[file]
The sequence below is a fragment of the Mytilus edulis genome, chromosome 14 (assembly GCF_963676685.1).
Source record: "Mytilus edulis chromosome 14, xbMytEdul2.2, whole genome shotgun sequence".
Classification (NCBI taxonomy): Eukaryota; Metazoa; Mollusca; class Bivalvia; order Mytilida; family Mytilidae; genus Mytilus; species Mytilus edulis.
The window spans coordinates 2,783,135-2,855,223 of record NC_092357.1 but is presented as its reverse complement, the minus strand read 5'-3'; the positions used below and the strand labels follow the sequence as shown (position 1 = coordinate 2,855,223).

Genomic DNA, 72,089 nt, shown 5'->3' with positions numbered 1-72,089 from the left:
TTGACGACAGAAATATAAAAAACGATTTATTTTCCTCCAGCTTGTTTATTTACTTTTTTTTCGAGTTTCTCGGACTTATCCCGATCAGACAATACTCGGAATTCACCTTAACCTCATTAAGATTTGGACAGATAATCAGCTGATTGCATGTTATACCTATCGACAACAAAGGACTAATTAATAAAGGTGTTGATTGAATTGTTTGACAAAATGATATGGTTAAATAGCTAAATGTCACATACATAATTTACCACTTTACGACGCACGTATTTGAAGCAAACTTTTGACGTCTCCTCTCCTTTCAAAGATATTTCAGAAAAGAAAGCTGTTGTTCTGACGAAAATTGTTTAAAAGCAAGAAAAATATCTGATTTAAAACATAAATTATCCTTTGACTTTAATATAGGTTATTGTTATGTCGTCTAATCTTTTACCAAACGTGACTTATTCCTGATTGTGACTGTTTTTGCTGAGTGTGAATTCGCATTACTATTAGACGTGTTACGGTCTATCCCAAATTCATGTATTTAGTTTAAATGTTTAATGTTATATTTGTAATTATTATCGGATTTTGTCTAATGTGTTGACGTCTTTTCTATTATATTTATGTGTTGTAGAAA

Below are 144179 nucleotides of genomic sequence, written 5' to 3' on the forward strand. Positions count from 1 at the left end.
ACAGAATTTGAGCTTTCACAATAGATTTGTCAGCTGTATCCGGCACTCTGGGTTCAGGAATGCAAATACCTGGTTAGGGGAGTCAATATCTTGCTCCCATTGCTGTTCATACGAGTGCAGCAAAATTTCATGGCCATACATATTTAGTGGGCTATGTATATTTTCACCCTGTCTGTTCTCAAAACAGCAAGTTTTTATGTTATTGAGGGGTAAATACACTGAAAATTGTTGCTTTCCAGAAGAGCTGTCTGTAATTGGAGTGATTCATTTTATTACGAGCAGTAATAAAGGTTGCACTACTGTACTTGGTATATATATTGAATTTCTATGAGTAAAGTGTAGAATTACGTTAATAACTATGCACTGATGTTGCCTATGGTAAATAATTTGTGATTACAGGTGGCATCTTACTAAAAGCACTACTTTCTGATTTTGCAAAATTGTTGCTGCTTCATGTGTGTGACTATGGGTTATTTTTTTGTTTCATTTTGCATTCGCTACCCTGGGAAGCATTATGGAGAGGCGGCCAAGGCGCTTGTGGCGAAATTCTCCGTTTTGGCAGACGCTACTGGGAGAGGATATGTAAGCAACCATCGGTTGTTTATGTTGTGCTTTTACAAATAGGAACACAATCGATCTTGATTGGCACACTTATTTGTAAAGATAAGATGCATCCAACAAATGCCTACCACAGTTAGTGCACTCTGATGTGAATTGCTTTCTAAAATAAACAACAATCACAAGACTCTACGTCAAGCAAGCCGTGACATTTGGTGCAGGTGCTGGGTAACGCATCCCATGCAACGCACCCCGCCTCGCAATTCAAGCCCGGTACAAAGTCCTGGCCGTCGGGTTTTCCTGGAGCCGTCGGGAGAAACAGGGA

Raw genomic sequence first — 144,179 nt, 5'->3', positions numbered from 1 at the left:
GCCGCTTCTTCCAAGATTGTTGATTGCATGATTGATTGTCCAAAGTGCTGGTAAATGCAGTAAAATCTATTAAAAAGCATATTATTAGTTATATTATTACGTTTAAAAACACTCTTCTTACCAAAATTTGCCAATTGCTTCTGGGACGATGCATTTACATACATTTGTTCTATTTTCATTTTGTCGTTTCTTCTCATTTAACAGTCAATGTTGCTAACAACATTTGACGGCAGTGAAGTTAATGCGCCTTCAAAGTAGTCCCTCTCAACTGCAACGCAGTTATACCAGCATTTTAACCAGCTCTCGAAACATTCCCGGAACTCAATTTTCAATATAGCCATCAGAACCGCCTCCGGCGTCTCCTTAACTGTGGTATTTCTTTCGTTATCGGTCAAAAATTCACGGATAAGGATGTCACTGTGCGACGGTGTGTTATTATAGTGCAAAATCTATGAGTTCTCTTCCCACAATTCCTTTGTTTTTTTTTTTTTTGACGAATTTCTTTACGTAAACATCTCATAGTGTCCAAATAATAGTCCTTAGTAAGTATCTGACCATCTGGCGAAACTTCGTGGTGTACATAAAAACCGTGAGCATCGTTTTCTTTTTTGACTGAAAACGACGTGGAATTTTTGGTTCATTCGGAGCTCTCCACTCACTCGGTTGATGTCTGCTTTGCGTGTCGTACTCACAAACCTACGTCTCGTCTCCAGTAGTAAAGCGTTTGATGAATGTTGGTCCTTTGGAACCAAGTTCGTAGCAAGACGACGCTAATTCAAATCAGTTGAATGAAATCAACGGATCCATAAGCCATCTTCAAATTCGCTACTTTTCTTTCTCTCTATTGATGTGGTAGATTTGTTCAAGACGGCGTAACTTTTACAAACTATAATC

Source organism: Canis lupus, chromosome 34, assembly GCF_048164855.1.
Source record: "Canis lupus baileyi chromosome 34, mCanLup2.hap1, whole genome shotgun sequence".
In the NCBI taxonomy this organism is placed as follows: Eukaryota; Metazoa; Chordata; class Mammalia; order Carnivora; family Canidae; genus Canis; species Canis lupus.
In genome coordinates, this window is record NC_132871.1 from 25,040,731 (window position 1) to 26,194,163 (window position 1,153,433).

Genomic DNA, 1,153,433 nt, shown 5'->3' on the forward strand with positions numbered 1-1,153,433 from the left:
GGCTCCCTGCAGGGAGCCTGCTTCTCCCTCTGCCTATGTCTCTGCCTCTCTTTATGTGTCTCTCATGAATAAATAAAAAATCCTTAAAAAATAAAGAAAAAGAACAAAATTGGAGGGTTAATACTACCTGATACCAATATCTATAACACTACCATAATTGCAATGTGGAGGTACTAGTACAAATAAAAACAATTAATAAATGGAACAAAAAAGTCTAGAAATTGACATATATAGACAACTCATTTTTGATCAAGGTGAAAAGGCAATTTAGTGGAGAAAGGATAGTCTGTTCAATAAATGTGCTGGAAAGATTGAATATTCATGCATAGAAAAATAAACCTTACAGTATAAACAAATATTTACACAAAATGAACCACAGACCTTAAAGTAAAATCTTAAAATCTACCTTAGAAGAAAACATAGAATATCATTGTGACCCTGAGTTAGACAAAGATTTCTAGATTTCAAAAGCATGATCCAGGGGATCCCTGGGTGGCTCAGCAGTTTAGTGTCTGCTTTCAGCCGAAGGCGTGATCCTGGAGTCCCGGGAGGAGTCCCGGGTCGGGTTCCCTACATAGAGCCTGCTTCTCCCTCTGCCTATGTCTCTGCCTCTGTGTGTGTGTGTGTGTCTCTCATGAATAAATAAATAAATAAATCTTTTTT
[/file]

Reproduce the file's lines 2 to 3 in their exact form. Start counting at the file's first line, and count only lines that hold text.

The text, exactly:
Source record: "Mytilus edulis chromosome 14, xbMytEdul2.2, whole genome shotgun sequence".
Classification (NCBI taxonomy): Eukaryota; Metazoa; Mollusca; class Bivalvia; order Mytilida; family Mytilidae; genus Mytilus; species Mytilus edulis.